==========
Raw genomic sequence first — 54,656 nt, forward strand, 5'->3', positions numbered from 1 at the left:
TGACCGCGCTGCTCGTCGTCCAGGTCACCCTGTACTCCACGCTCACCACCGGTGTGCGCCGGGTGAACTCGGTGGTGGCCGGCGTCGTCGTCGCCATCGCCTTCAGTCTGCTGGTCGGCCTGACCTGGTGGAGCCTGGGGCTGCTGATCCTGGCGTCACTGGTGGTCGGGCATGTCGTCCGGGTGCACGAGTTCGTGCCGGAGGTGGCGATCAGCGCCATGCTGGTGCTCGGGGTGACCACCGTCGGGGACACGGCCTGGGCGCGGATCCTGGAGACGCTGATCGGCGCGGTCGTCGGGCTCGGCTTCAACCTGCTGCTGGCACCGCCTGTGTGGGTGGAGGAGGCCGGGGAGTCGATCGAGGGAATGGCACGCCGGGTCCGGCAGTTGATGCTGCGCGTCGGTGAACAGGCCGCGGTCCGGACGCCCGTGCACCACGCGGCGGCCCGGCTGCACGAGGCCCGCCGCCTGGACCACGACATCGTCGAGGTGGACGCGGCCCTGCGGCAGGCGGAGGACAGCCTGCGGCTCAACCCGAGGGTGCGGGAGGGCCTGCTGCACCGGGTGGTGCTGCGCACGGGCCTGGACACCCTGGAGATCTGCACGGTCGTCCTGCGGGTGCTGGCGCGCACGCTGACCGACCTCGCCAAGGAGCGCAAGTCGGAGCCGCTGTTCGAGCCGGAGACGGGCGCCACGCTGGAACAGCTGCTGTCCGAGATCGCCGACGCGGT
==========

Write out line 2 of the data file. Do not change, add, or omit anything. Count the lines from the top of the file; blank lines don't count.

TGACCGCGCTGCTCGTCGTCCAGGTCACCCTGTACTCCACGCTCACCACCGGTGTGCGCCGGGTGAACTCGGTGGTGGCCGGCGTCGTCGTCGCCATCGCCTTCAGTCTGCTGGTCGGCCTGACCTGGTGGAGCCTGGGGCTGCTGATCCTGGCGTCACTGGTGGTCGGGCATGTCGTCCGGGTGCACGAGTTCGTGCCGGAGGTGGCGATCAGCGCCATGCTGGTGCTCGGGGTGACCACCGTCGGGGACACGGCCTGGGCGCGGATCCTGGAGACGCTGATCGGCGCGGTCGTCGGGCTCGGCTTCAACCTGCTGCTGGCACCGCCTGTGTGGGTGGAGGAGGCCGGGGAGTCGATCGAGGGAATGGCACGCCGGGTCCGGCAGTTGATGCTGCGCGTCGGTGAACAGGCCGCGGTCCGGACGCCCGTGCACCACGCGGCGGCCCGGCTGCACGAGGCCCGCCGCCTGGACCACGACATCGTCGAGGTGGACGCGGCCCTGCGGCAGGCGGAGGACAGCCTGCGGCTCAACCCGAGGGTGCGGGAGGGCCTGCTGCACCGGGTGGTGCTGCGCACGGGCCTGGACACCCTGGAGATCTGCACGGTCGTCCTGCGGGTGCTGGCGCGCACGCTGACCGACCTCGCCAAGGAGCGCAAGTCGGAGCCGCTGTTCGAGCCGGAGACGGGCGCCACGCTGGAACAGCTGCTGTCCGAGATCGCCGACGCGGT